OPINION | Homecoming at inconvenient time, increases stress for students

Nasinu Finau, a freshman communication studies major from Lehi, stands overwhelmed in a crowd of excited students at the Homecoming football game Oct. 28. There were many events held throughout Homecoming Week, leaving many people wondering, “Does it ever end?” Mia Tom | Sun News Daily

Share This:

It’s too much.

It’s. All. Just. Too. Much.

We just finished midterms, had two days for fall break, and now we’re right back into it. Into what exactly? Well, the aftermath of Homecoming Week at Utah Tech University and all the events and chaos that come with it. 

This semester seems like it’s gone by so quickly, yet it just keeps dragging on. While there have been several stories about the beauty and light of Homecoming, the ugly truth is sometimes it’s too much. 

It’s a busy time of year for everyone, but as students, it feels like we barely even got a chance to catch our breath before we were thrown back into all the chaos. If you’re like me, you didn’t get a chance to catch your breath at all.

Maybe I do that to myself, but I’m struggling with this year as a whole. The stress of Homecoming Week, in particular, does nothing but distract me from the constant noise and guilt in my head.

Bicycle events, senior games and a 50-year class reunion on campus were all hosted in St. George within just a few weeks of each other. That’s a lot to expect of a town that can barely provide for the people that actually live here.

It’s not just these events though. Snowbirds have been coming down to their winter homes to escape colder temperatures, and there was an eclipse that happened a few weeks ago that people were rushing down here to see, which resulted in traffic and more law enforcement driving about.

I drive to and from campus with a 30-minute drive each way almost every day of the week, and the ever-growing rate of traffic makes the commute less than tolerable, to say the least.

The influx of people, with both temporary and permanent residents, also makes it unnecessarily hard to find off-campus housing, let alone home rentals or affordable apartments for those of us who want to move out of our parent’s house.

All of this leads to students feeling overwhelmed. I know that all these little things will pass eventually, but the stress has been causing some students to either drop classes after midterms or stop going to classes altogether. I know because I did that. I dropped a class halfway through the semester, and I’m still struggling to lift myself out of the hole I’ve found myself in.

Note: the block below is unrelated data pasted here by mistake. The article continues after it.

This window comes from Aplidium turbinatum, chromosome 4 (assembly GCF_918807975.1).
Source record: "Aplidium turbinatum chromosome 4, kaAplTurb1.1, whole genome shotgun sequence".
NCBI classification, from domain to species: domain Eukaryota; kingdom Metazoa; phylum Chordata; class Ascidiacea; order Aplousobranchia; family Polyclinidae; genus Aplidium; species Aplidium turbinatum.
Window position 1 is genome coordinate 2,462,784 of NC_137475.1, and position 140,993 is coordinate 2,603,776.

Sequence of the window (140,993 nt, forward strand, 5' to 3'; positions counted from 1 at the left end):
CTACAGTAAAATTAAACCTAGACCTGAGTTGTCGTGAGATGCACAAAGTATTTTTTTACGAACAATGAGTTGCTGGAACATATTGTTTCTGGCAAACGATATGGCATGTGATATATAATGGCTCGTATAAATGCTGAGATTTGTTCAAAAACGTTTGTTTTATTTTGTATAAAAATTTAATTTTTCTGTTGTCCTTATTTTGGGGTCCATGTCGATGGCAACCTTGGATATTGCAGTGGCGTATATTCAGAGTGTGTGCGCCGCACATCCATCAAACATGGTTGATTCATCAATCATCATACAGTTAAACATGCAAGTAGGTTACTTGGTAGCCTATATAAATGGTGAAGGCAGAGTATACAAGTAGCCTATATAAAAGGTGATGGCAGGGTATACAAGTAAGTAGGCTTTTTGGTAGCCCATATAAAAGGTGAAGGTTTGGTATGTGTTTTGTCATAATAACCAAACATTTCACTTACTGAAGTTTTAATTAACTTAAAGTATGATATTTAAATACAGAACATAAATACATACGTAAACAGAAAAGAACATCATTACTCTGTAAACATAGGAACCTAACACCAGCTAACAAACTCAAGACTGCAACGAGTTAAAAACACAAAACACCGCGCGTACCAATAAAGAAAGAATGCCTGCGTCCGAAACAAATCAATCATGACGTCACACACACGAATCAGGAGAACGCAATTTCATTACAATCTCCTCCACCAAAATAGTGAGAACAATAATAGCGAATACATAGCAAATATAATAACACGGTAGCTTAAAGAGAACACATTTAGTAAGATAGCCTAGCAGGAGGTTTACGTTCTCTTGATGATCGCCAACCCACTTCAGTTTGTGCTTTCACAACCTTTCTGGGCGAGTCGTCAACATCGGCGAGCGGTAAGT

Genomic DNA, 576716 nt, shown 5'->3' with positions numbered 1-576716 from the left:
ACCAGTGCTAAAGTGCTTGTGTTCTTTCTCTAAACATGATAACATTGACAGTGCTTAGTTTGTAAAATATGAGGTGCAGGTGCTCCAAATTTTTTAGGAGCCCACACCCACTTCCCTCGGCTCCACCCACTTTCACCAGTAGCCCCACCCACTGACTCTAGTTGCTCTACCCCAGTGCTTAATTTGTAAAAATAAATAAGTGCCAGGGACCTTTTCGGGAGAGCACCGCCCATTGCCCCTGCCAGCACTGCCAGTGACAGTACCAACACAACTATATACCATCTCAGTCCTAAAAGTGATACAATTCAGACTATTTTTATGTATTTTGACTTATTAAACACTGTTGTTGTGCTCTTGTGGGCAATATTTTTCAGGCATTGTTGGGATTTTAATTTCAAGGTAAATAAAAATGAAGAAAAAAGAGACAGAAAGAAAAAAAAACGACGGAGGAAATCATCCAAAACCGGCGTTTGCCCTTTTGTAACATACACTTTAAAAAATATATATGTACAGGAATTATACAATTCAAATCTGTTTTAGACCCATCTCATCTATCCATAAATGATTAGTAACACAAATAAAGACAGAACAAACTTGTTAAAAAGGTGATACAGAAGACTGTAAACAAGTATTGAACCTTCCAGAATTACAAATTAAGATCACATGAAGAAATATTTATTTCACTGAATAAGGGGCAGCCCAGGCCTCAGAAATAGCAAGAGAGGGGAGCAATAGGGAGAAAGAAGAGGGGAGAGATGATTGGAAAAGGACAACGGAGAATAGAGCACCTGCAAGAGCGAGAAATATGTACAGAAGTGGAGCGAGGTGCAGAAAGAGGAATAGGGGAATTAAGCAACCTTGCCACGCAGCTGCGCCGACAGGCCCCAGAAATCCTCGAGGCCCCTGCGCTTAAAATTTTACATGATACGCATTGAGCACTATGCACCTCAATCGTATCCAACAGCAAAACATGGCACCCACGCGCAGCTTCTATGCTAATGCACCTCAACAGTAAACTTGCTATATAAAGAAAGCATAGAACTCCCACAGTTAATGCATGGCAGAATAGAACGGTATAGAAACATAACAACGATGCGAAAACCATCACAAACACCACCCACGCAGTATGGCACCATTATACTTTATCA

Even while feeling down, students still show up to events like the Miss Utah Tech pageant, the football game and even Halloween that has Chaos booked, along with others planning their own parties.

I’d be lying if I said this semester wasn’t hard. I would be lying if I said this whole year wasn’t difficult for me personally. Working a part-time job while maintaining a status as a full-time student and having to pay tuition out of pocket is hard. I’m struggling to keep afloat in the sea of expectations and events, and both my grades and mental health show it. My physical health is starting to show it too, and it’s difficult to participate in these events when I can barely participate in keeping myself healthy.

I think it’s fun and exciting to be a part of something, but the solution is that there needs to be more spacing between events so students aren’t trying to scramble around trying to pick everything back up.

It’s overwhelming and it sucks, and while Homecoming should be a time to enjoy myself and really take in a sense of pride for my university, it’s so hard to ground myself while all these different things have my mind up in the air.

I’m tired, and I know other students are too. 

It’s too much.

It’s. All. Just. Too. Much.